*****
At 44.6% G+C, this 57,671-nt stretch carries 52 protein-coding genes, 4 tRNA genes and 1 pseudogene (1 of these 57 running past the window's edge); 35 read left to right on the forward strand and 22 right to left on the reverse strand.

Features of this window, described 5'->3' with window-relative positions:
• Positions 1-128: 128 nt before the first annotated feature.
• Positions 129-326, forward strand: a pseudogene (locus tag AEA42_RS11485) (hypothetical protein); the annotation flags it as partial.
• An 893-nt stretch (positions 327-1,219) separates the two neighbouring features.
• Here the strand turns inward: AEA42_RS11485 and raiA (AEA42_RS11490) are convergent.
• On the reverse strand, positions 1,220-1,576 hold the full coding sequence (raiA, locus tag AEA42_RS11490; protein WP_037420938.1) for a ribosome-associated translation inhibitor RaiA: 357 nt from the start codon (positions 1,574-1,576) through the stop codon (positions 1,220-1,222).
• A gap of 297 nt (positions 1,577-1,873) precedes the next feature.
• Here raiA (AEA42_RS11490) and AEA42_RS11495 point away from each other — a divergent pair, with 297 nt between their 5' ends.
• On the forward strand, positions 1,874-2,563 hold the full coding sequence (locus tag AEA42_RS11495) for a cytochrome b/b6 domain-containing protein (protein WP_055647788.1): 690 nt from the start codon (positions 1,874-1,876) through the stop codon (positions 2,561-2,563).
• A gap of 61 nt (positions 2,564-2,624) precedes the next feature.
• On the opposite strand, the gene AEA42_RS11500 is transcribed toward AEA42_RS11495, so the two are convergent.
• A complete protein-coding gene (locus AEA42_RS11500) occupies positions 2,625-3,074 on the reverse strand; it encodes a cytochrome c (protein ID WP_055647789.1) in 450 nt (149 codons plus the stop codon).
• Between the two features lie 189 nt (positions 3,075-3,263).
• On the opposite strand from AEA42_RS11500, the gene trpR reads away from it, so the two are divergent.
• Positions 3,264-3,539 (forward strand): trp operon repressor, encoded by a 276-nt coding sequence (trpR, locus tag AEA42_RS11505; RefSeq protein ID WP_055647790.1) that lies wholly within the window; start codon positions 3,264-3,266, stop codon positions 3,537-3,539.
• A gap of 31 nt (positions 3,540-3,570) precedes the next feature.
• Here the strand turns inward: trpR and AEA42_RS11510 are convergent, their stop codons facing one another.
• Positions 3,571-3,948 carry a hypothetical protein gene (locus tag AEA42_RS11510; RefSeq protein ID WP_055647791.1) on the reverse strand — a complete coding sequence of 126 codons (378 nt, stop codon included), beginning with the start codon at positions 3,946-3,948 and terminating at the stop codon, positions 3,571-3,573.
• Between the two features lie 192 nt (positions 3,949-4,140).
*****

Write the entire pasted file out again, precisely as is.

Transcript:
At 44.6% G+C, this 57,671-nt stretch carries 52 protein-coding genes, 4 tRNA genes and 1 pseudogene (1 of these 57 running past the window's edge); 35 read left to right on the forward strand and 22 right to left on the reverse strand.

Features of this window, described 5'->3' with window-relative positions:
• Positions 1-128: 128 nt before the first annotated feature.
• Positions 129-326, forward strand: a pseudogene (locus tag AEA42_RS11485) (hypothetical protein); the annotation flags it as partial.
• An 893-nt stretch (positions 327-1,219) separates the two neighbouring features.
• Here the strand turns inward: AEA42_RS11485 and raiA (AEA42_RS11490) are convergent.
• On the reverse strand, positions 1,220-1,576 hold the full coding sequence (raiA, locus tag AEA42_RS11490; protein WP_037420938.1) for a ribosome-associated translation inhibitor RaiA: 357 nt from the start codon (positions 1,574-1,576) through the stop codon (positions 1,220-1,222).
• A gap of 297 nt (positions 1,577-1,873) precedes the next feature.
• Here raiA (AEA42_RS11490) and AEA42_RS11495 point away from each other — a divergent pair, with 297 nt between their 5' ends.
• On the forward strand, positions 1,874-2,563 hold the full coding sequence (locus tag AEA42_RS11495) for a cytochrome b/b6 domain-containing protein (protein WP_055647788.1): 690 nt from the start codon (positions 1,874-1,876) through the stop codon (positions 2,561-2,563).
• A gap of 61 nt (positions 2,564-2,624) precedes the next feature.
• On the opposite strand, the gene AEA42_RS11500 is transcribed toward AEA42_RS11495, so the two are convergent.
• A complete protein-coding gene (locus AEA42_RS11500) occupies positions 2,625-3,074 on the reverse strand; it encodes a cytochrome c (protein ID WP_055647789.1) in 450 nt (149 codons plus the stop codon).
• Between the two features lie 189 nt (positions 3,075-3,263).
• On the opposite strand from AEA42_RS11500, the gene trpR reads away from it, so the two are divergent.
• Positions 3,264-3,539 (forward strand): trp operon repressor, encoded by a 276-nt coding sequence (trpR, locus tag AEA42_RS11505; RefSeq protein ID WP_055647790.1) that lies wholly within the window; start codon positions 3,264-3,266, stop codon positions 3,537-3,539.
• A gap of 31 nt (positions 3,540-3,570) precedes the next feature.
• Here the strand turns inward: trpR and AEA42_RS11510 are convergent, their stop codons facing one another.
• Positions 3,571-3,948 carry a hypothetical protein gene (locus tag AEA42_RS11510; RefSeq protein ID WP_055647791.1) on the reverse strand — a complete coding sequence of 126 codons (378 nt, stop codon included), beginning with the start codon at positions 3,946-3,948 and terminating at the stop codon, positions 3,571-3,573.
• Between the two features lie 192 nt (positions 3,949-4,140).